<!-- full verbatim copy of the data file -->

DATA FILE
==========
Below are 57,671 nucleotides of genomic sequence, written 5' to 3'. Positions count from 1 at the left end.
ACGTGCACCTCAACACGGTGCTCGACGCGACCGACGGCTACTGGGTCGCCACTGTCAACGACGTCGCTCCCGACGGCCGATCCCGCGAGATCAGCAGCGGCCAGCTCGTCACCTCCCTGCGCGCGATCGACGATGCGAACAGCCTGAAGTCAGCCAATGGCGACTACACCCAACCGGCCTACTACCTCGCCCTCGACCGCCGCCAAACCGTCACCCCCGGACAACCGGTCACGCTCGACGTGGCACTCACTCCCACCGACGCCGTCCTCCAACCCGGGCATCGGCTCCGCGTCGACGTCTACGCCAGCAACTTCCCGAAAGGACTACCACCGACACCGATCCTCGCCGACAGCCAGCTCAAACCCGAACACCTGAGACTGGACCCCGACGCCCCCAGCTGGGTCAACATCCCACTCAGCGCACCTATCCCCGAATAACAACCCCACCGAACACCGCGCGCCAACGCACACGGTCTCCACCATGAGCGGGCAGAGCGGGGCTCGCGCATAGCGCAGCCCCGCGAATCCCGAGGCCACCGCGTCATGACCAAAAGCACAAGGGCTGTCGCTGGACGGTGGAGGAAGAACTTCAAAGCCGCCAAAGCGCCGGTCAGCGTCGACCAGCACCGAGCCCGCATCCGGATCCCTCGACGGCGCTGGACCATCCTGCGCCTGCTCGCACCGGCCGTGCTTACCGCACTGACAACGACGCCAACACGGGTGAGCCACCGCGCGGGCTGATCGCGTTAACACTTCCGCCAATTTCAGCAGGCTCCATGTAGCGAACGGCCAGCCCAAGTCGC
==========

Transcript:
Below are 57,671 nucleotides of genomic sequence, written 5' to 3'. Positions count from 1 at the left end.
ACGTGCACCTCAACACGGTGCTCGACGCGACCGACGGCTACTGGGTCGCCACTGTCAACGACGTCGCTCCCGACGGCCGATCCCGCGAGATCAGCAGCGGCCAGCTCGTCACCTCCCTGCGCGCGATCGACGATGCGAACAGCCTGAAGTCAGCCAATGGCGACTACACCCAACCGGCCTACTACCTCGCCCTCGACCGCCGCCAAACCGTCACCCCCGGACAACCGGTCACGCTCGACGTGGCACTCACTCCCACCGACGCCGTCCTCCAACCCGGGCATCGGCTCCGCGTCGACGTCTACGCCAGCAACTTCCCGAAAGGACTACCACCGACACCGATCCTCGCCGACAGCCAGCTCAAACCCGAACACCTGAGACTGGACCCCGACGCCCCCAGCTGGGTCAACATCCCACTCAGCGCACCTATCCCCGAATAACAACCCCACCGAACACCGCGCGCCAACGCACACGGTCTCCACCATGAGCGGGCAGAGCGGGGCTCGCGCATAGCGCAGCCCCGCGAATCCCGAGGCCACCGCGTCATGACCAAAAGCACAAGGGCTGTCGCTGGACGGTGGAGGAAGAACTTCAAAGCCGCCAAAGCGCCGGTCAGCGTCGACCAGCACCGAGCCCGCATCCGGATCCCTCGACGGCGCTGGACCATCCTGCGCCTGCTCGCACCGGCCGTGCTTACCGCACTGACAACGACGCCAACACGGGTGAGCCACCGCGCGGGCTGATCGCGTTAACACTTCCGCCAATTTCAGCAGGCTCCATGTAGCGAACGGCCAGCCCAAGTCGC